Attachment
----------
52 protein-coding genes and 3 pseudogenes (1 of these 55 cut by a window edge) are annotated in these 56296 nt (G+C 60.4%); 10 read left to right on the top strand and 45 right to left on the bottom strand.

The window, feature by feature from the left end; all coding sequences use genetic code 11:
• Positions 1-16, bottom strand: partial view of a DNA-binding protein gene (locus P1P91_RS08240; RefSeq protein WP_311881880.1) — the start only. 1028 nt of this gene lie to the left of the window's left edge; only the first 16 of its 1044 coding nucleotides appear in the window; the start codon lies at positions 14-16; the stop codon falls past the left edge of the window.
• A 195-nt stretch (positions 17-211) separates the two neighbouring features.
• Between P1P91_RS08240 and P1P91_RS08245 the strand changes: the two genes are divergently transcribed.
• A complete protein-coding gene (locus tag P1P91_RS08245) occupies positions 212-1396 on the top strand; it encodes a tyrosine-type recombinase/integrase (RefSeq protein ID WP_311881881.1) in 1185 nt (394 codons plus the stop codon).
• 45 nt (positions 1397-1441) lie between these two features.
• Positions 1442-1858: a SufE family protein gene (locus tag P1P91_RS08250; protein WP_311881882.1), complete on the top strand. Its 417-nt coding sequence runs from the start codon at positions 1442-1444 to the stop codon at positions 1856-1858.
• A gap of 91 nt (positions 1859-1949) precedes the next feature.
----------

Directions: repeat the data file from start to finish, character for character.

52 protein-coding genes and 3 pseudogenes (1 of these 55 cut by a window edge) are annotated in these 56296 nt (G+C 60.4%); 10 read left to right on the top strand and 45 right to left on the bottom strand.

The window, feature by feature from the left end; all coding sequences use genetic code 11:
• Positions 1-16, bottom strand: partial view of a DNA-binding protein gene (locus P1P91_RS08240; RefSeq protein WP_311881880.1) — the start only. 1028 nt of this gene lie to the left of the window's left edge; only the first 16 of its 1044 coding nucleotides appear in the window; the start codon lies at positions 14-16; the stop codon falls past the left edge of the window.
• A 195-nt stretch (positions 17-211) separates the two neighbouring features.
• Between P1P91_RS08240 and P1P91_RS08245 the strand changes: the two genes are divergently transcribed.
• A complete protein-coding gene (locus tag P1P91_RS08245) occupies positions 212-1396 on the top strand; it encodes a tyrosine-type recombinase/integrase (RefSeq protein ID WP_311881881.1) in 1185 nt (394 codons plus the stop codon).
• 45 nt (positions 1397-1441) lie between these two features.
• Positions 1442-1858: a SufE family protein gene (locus tag P1P91_RS08250; protein WP_311881882.1), complete on the top strand. Its 417-nt coding sequence runs from the start codon at positions 1442-1444 to the stop codon at positions 1856-1858.
• A gap of 91 nt (positions 1859-1949) precedes the next feature.